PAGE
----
One Scouts Perspective

By Randy Mueller
Current GM of the Salt Lake City Stallions
Former GM of Miami Dolphins, New Orleans Saints, San Diego Chargers, and Seattle Seahawks
NFL Executive of the Year in 2000

The art of scouting talent is now more of a projection than ever when trying to predict a player in college to the NFL. It is far from an exact science.

 

The Struggle to Evaluate

In the world of spread offenses and the “recess type” thinking of many, many – did I say many? – college programs, when it comes to hurry-up, run and gun mentality of “we can call more plays than you” these days, Pro scouts struggle to evaluate players and project them to the next level in the NFL. The things that are being asked of college quarterbacks, offensive linemen and even receivers are so different than what will be asked of them in the NFL, makes evaluating these guys, from these spread programs especially, very hard. In some cases, it’s a complete leap of faith.

 

College Game Play: Quantity Over Quality

I always fall back to the Art Briles, coached Baylor teams as an example. These QB’s, like a Brice Petty, for example, are seldom being asked to process information from the pocket. It’s a 100 % shotgun with no drop-back mechanics physically and mentally. They don’t step up or feel their way in the pocket, no manipulating coverage with your eyes or body mechanics, etc. It’s just grip it and rip it, catch the snap and throw it and if it’s not there we will call a better play on the next down.

These systems run sometimes 90-100 plays on offense in a game so the premium is in the number of plays we run, not the quality of each. The clock stops for what seems like EVERYTHING and games take 4 hours in some cases. Nobody runs the ball anymore in a traditional way therefore the clock never runs. They call plays, throw to predetermined receivers, in some cases based on pre-snap alignments, and that’s as much training as they get.

Offensive linemen never get in a 3-pt stance, they never come off the ball, they really are not asked to engage their lower body in their blocks on most plays, even in the run game. Instead they just lean and push defenders trying to screen them long enough so we can get a pass off or a back can run to daylight. Sometimes they just are told to stand up and make defenders go around you.

A lot of the time a WR will be asked to just run to open spaces, not really setting up defenders or running a precise route. Seldom are these receivers asked to run a full route tree through a whole season, much less in a game or two. They don’t receive the ball until they are already open so “timing” is a term that is foreign to all in a lot of these college programs. And a “hot read” or a sight adjust, ha, that get a SMH, even by us veteran scouts. I’m not saying any of this is right or wrong, it’s just a different philosophy all together and one that we, as scouts, have to factor in when evaluating players in this spread offense universe.

 

The World of NFL

In the world of the NFL we get on average 65 offense plays. We have to maximize each snap to make multiple adjustments not only pre-snap but post snap. We can’t just burn a play if the coverage takes away the primary receiver. One could make a whole TV show on things the QB must compute between snaps in the NFL. We can’t wait to make adjustments between series or at halftime (and if we did, halftime is only 12 minutes anyway). Heck sometimes an NFL team might get 4-5 possessions in a half. The clock is always running, it seems.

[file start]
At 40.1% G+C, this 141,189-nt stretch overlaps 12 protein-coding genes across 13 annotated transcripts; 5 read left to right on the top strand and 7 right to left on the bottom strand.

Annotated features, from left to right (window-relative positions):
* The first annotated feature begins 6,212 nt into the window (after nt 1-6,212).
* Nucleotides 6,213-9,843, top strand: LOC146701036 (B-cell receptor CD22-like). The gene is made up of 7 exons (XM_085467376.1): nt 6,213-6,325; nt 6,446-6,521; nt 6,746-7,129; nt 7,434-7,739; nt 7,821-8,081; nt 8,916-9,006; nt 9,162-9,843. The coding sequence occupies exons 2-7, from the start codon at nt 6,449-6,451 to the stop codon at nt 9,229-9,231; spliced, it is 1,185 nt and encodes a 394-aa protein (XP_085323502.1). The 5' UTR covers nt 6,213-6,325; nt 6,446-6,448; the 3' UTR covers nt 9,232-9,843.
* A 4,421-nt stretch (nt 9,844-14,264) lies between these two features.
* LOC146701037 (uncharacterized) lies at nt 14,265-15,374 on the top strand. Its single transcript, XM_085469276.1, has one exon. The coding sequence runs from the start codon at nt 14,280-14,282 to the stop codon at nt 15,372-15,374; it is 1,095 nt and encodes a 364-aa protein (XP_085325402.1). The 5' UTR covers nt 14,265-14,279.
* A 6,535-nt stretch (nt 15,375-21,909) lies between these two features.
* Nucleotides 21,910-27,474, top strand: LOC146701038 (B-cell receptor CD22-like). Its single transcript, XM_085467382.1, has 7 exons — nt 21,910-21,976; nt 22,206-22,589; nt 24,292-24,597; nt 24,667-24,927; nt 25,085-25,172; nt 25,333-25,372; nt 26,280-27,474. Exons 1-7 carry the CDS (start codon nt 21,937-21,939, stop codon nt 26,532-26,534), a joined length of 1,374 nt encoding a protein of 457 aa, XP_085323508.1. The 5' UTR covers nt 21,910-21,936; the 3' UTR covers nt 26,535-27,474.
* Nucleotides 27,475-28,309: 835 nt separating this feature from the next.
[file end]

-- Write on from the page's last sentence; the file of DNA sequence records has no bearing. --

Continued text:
Our adjustments have to be made on the fly, while the offense is in the middle of a drive or even during a particular play. That’s why the mental capacity and intellect in these QB’s like Phillip Rivers, Drew Brees, Tom Brady are a giant advantage. So much is put on them mentally its crazy. That’s why you see these rookie QB’s struggle so much early on. It’s just not the speed of the game that they must adjust to, it’s the amount of information that they first, must collect and download but then the ability to dispense this in a timely manner play after play in a drive, as they matriculate down the field. It’s crazy. These guys have to be borderline genius.

Both quarterbacks and receivers are asked to make multiple pre-and post-snap reads and run routes whose success is determined on timing and a lot of times, throwing to receivers who are not open at the time of release. They adjust routes based on recognizing blitzes and they vacate open holes that these blitzes create in the defense. We have to ask an offensive guard to get push, to bend and use leverage, to engage his lower body on impact to create a new line of scrimmage. So, the fundamentals are completely different than what they were asked to do in college. So once and offensive lineman learns these new set of fundaments, they must perfect them so their own development is slower. Again, another reason these rookies struggle early on, it’s not just the QB’s.

 

Two Different Games

So, like I said earlier, there is no right or wrong and I’m not criticizing college coaches…it’s just different which puts that much more pressure on scouts to identify these basic fundamentals and characteristics that can project to the next level even though the players are playing a totally different game and not using them in a lot of cases.

These things are not noticed and probably not a priority for normal fans but I’m here to say, it’s harder than ever for those who watch and evaluate football for a living, to sort through what we see. The reason fans see a lot more whiffs by NFL teams in the draft these days is easy to describe in one way…its subjective business with many moving parts and projections are getting harder and harder to make.